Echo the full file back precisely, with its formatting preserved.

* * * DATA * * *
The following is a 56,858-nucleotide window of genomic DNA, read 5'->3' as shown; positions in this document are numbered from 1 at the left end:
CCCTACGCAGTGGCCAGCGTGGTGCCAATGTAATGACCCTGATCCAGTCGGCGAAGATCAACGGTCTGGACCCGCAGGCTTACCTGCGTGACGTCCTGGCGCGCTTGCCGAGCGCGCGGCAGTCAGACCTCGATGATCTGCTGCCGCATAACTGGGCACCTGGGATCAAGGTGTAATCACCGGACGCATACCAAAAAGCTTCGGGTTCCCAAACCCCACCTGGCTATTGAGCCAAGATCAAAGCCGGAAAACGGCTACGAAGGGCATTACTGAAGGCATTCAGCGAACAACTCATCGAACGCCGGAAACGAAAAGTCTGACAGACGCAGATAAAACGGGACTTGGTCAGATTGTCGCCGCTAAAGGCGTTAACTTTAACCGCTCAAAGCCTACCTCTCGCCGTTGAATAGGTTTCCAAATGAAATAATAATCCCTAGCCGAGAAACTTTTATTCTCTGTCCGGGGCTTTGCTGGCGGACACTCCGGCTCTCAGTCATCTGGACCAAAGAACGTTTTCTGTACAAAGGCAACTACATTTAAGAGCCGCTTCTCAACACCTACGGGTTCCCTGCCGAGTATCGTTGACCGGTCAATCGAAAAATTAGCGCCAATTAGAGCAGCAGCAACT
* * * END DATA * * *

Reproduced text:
The following is a 56,858-nucleotide window of genomic DNA, read 5'->3' as shown; positions in this document are numbered from 1 at the left end:
CCCTACGCAGTGGCCAGCGTGGTGCCAATGTAATGACCCTGATCCAGTCGGCGAAGATCAACGGTCTGGACCCGCAGGCTTACCTGCGTGACGTCCTGGCGCGCTTGCCGAGCGCGCGGCAGTCAGACCTCGATGATCTGCTGCCGCATAACTGGGCACCTGGGATCAAGGTGTAATCACCGGACGCATACCAAAAAGCTTCGGGTTCCCAAACCCCACCTGGCTATTGAGCCAAGATCAAAGCCGGAAAACGGCTACGAAGGGCATTACTGAAGGCATTCAGCGAACAACTCATCGAACGCCGGAAACGAAAAGTCTGACAGACGCAGATAAAACGGGACTTGGTCAGATTGTCGCCGCTAAAGGCGTTAACTTTAACCGCTCAAAGCCTACCTCTCGCCGTTGAATAGGTTTCCAAATGAAATAATAATCCCTAGCCGAGAAACTTTTATTCTCTGTCCGGGGCTTTGCTGGCGGACACTCCGGCTCTCAGTCATCTGGACCAAAGAACGTTTTCTGTACAAAGGCAACTACATTTAAGAGCCGCTTCTCAACACCTACGGGTTCCCTGCCGAGTATCGTTGACCGGTCAATCGAAAAATTAGCGCCAATTAGAGCAGCAGCAACT